the top, horizontal surface of the stock. If both are equal in diameter, the
vascular cambia of the scion should be aligned with that of stock, but if
the scion is slightly smaller in diameter than the stock, the scion should
be placed to one side of the stock (rather than centered), as for cleft grafting,
so that the cambia align at least on one side.
4. Tying and covering the graft
The scion and understock are first tied firmly
in place with a budding rubber to create pressure between the cut surfaces.
This is followed by wrapping the union with Parafilm to further prevent desiccation,
and finally the entire scion and upper portion of the stock junction is covered
with a plastic bag "tent" to create a humid environment as a third barrier to
water loss from the scion.
- The budding rubber
is wrapped tightly around the graft, from the
base upwards, about 1 cm below the graft union, by holding one end of the
rubber band against the stock with the thumb of the left hand while wrapping
with the right hand. If the scion tends to "pop out" as you tie from the base
upwards, try tying from top downwards, to trap the scion in place. To secure
the end of the rubber band, the first turn with the right hand should cross
over this end, "trapping" the end under the first turn. The band should be stretched
as it is wrapped around the stem to create
pressure. Terminate the wrapping about 1 cm above the horizontal top cut of
the stock by pulling out a "loop" with the right hand and tucking the
end of the rubber band through this loop before releasing it and trapping
it in place.
- Cut a piece of Parafilm
about 2 inches wide and 3 inches long. The
paper backing is divided into 2 inch sections, so cut it along that line.
Remove the paper backing, and fold this 2 x 3 inch piece in half long ways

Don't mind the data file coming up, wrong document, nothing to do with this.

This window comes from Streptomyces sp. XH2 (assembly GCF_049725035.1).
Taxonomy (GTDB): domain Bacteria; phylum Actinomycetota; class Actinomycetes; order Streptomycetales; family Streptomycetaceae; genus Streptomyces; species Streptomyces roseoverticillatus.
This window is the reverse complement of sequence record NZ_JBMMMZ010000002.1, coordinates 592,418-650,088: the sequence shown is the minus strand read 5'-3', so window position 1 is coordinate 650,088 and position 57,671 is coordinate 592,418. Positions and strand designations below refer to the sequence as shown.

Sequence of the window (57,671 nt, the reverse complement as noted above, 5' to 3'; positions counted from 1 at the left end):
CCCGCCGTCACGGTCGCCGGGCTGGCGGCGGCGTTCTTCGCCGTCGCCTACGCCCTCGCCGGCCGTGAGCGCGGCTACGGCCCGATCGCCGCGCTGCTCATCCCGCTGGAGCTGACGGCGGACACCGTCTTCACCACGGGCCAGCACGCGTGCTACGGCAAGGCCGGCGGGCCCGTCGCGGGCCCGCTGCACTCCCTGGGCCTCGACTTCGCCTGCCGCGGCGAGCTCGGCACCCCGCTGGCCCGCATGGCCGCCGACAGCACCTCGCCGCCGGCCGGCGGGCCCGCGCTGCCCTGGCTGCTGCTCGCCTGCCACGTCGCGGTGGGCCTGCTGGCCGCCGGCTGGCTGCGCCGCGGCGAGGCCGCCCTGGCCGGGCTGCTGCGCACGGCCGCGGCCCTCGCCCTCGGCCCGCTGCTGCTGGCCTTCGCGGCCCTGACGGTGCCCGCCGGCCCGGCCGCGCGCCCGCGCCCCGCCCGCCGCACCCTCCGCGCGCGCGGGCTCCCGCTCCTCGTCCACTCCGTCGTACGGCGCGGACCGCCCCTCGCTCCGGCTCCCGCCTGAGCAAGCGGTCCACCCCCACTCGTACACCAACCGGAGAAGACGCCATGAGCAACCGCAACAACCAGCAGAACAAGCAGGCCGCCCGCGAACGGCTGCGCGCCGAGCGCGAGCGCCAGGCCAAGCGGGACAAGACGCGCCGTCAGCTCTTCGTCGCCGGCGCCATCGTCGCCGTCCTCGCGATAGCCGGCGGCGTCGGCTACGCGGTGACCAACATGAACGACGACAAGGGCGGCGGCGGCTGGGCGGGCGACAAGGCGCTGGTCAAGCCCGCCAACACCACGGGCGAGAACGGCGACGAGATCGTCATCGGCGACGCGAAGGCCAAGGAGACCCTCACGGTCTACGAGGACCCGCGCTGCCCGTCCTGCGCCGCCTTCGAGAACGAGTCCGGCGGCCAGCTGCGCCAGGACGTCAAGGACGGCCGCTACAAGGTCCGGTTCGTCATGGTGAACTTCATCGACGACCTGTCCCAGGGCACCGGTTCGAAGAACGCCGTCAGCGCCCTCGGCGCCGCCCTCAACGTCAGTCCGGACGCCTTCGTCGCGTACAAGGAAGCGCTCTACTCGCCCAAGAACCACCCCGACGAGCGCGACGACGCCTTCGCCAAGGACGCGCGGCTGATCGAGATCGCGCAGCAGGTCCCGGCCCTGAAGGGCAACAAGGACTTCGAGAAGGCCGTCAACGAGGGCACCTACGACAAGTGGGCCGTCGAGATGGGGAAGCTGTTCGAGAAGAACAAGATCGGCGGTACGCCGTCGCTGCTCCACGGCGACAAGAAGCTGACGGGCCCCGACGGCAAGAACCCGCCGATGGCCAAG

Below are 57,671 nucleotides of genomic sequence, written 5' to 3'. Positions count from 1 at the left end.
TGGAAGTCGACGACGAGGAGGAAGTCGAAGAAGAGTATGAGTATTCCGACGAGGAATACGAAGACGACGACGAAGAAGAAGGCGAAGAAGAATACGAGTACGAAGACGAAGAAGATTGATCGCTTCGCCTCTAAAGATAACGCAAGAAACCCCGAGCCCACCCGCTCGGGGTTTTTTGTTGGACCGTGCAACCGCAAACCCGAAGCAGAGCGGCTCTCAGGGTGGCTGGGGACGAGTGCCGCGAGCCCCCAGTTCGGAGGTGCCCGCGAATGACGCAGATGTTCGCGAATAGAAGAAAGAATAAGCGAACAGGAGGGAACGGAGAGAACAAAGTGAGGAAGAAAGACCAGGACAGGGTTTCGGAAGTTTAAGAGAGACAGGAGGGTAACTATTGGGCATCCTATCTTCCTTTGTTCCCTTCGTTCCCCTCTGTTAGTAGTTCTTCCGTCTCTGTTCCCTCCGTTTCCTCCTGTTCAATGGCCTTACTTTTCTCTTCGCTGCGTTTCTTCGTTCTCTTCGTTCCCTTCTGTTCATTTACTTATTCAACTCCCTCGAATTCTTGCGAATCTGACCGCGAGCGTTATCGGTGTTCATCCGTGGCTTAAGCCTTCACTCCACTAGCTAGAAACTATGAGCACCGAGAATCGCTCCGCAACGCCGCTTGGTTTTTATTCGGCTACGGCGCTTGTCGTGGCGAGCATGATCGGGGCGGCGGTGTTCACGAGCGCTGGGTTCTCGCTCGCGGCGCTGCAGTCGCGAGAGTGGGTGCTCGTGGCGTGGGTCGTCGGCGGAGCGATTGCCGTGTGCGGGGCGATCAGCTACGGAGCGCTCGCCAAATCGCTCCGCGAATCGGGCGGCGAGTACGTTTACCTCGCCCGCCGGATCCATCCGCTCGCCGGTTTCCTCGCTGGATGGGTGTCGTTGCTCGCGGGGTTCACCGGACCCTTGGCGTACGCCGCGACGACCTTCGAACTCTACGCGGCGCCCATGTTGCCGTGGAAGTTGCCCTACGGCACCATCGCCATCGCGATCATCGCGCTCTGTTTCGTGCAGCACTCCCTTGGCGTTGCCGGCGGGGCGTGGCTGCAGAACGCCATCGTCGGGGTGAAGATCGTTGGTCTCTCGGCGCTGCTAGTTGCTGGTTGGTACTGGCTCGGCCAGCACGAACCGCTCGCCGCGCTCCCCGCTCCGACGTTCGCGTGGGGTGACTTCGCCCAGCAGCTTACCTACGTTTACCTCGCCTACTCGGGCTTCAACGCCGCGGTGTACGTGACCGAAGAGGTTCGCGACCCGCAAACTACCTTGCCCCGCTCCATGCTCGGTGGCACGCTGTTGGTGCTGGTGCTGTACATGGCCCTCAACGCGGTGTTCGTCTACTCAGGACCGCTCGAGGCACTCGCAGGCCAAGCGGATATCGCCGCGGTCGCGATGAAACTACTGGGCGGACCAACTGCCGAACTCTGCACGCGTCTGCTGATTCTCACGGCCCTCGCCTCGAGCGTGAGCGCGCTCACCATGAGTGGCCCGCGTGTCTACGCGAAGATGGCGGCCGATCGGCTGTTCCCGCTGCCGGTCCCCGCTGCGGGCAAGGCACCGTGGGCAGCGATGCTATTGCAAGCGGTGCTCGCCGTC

so it measures about 1 x 3 inches. To adhere firmly, the Parafilm should be
stretched slightly before it is wrapped in place. Hold one end of the Parafilm
just below the bottom end of the budding rubber wrapping, and wrap upwards,
just as you did with the budding rubber, until the rubber is entirely covered.
Remember to stretch the Parafilm as you wrap. At the upper end, fix the Parafilm
in place so it will not unwrap by running your thumbnail across it, which
tends to stick it to the layer of Parafilm below it.
- Create a humidity tent
over the graft by placing a small plastic bag upside down over the scion and
upper portion of the stock and tie it firmly with a twist tie near the bottom
(open end) of the bag, approx. 2 cm below the graft union. Before placing
the bag you may wish to lightly spray water inside the bag, with the
- Top wedge grafting is occasionally practiced
in breeding of fruit tree rootstocks. In this case, top wedge grafting is
being used to bulk up a rootstock selection (the scions shown here) which
is available in limited quantity. Shoots of the rootstock genotype grown from
these scions will be layered to get them on their own roots, and then lined
out in the field to establish a stool bed for propagation of the rootstock
genotype in greater quantities. In this case the top wedge grafted plants
are placed in a fog chamber to minimize
desiccation, rather than covering each with a plastic tent.
5. Post budding management of the Top
Wedge grafted plant
- Place the grafted hibiscus under shade in
the greenhouse for several weeks. It is especially important to keep your
grafted plant out of the sun since the plastic "tent," that maintains
a high humidity around the scion, can over-heat very rapidly and kill the
- Active growth of the scion after one to several
weeks is a good sign that the graft is "taking" properly.
- After about 3 weeks cut one or two slits,
about one inch long, anywhere in the bag so that the humidity will be gradually
reduced and the scion will become acclimated to the lower ambient humidity.
- One week later, remove the bag entirely.
- At this point you should inspect the graft
union for signs of callusing by removing the Parafilm and budding rubber temporarily.
A healthy graft union will exhibit a thin line of whitish callus all along
the exposed edge of the stock scion junction. At this point, you should tie
the stock and scion back together, for several more weeks, before their final